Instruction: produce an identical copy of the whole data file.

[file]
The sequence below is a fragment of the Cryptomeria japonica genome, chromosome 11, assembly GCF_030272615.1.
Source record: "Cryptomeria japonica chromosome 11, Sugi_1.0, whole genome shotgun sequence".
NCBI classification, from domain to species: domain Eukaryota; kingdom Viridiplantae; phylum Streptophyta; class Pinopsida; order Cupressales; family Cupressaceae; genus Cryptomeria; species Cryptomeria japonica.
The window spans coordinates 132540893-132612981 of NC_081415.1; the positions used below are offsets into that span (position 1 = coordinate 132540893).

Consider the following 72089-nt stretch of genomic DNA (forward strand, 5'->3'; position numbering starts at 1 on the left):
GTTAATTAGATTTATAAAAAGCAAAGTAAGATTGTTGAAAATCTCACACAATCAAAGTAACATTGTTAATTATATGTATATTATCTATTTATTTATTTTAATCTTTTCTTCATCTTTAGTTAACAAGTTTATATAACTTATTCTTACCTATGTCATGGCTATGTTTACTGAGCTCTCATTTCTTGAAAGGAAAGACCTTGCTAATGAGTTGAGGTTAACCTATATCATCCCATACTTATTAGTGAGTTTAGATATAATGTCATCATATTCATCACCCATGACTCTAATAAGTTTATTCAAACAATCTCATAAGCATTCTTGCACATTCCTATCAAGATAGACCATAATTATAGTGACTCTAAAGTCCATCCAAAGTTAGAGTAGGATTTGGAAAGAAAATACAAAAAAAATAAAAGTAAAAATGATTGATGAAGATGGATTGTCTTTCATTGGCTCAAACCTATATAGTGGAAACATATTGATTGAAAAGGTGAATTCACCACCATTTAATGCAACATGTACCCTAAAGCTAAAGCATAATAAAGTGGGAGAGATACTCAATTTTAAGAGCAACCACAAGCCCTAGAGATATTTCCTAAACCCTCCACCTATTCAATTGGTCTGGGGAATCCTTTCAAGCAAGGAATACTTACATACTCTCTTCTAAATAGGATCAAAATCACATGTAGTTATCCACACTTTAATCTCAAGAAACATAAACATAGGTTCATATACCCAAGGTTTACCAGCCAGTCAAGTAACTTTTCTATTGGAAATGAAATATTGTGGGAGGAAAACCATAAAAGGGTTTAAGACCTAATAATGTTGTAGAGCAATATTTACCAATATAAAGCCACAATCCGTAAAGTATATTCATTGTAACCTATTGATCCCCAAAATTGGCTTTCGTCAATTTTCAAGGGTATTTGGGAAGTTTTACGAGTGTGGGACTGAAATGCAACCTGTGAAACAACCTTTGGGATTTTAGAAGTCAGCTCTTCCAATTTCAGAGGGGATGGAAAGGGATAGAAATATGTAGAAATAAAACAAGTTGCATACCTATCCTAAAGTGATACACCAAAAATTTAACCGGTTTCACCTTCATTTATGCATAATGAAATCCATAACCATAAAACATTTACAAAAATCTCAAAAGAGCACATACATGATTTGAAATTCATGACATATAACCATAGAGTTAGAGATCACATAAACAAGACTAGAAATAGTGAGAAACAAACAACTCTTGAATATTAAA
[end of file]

The sequence below is a fragment of the Cryptomeria japonica genome, chromosome 11, assembly GCF_030272615.1.
Source record: "Cryptomeria japonica chromosome 11, Sugi_1.0, whole genome shotgun sequence".
NCBI classification, from domain to species: domain Eukaryota; kingdom Viridiplantae; phylum Streptophyta; class Pinopsida; order Cupressales; family Cupressaceae; genus Cryptomeria; species Cryptomeria japonica.
The window spans coordinates 132540893-132612981 of NC_081415.1; the positions used below are offsets into that span (position 1 = coordinate 132540893).

Consider the following 72089-nt stretch of genomic DNA (forward strand, 5'->3'; position numbering starts at 1 on the left):
GTTAATTAGATTTATAAAAAGCAAAGTAAGATTGTTGAAAATCTCACACAATCAAAGTAACATTGTTAATTATATGTATATTATCTATTTATTTATTTTAATCTTTTCTTCATCTTTAGTTAACAAGTTTATATAACTTATTCTTACCTATGTCATGGCTATGTTTACTGAGCTCTCATTTCTTGAAAGGAAAGACCTTGCTAATGAGTTGAGGTTAACCTATATCATCCCATACTTATTAGTGAGTTTAGATATAATGTCATCATATTCATCACCCATGACTCTAATAAGTTTATTCAAACAATCTCATAAGCATTCTTGCACATTCCTATCAAGATAGACCATAATTATAGTGACTCTAAAGTCCATCCAAAGTTAGAGTAGGATTTGGAAAGAAAATACAAAAAAAATAAAAGTAAAAATGATTGATGAAGATGGATTGTCTTTCATTGGCTCAAACCTATATAGTGGAAACATATTGATTGAAAAGGTGAATTCACCACCATTTAATGCAACATGTACCCTAAAGCTAAAGCATAATAAAGTGGGAGAGATACTCAATTTTAAGAGCAACCACAAGCCCTAGAGATATTTCCTAAACCCTCCACCTATTCAATTGGTCTGGGGAATCCTTTCAAGCAAGGAATACTTACATACTCTCTTCTAAATAGGATCAAAATCACATGTAGTTATCCACACTTTAATCTCAAGAAACATAAACATAGGTTCATATACCCAAGGTTTACCAGCCAGTCAAGTAACTTTTCTATTGGAAATGAAATATTGTGGGAGGAAAACCATAAAAGGGTTTAAGACCTAATAATGTTGTAGAGCAATATTTACCAATATAAAGCCACAATCCGTAAAGTATATTCATTGTAACCTATTGATCCCCAAAATTGGCTTTCGTCAATTTTCAAGGGTATTTGGGAAGTTTTACGAGTGTGGGACTGAAATGCAACCTGTGAAACAACCTTTGGGATTTTAGAAGTCAGCTCTTCCAATTTCAGAGGGGATGGAAAGGGATAGAAATATGTAGAAATAAAACAAGTTGCATACCTATCCTAAAGTGATACACCAAAAATTTAACCGGTTTCACCTTCATTTATGCATAATGAAATCCATAACCATAAAACATTTACAAAAATCTCAAAAGAGCACATACATGATTTGAAATTCATGACATATAACCATAGAGTTAGAGATCACATAAACAAGACTAGAAATAGTGAGAAACAAACAACTCTTGAATATTAAA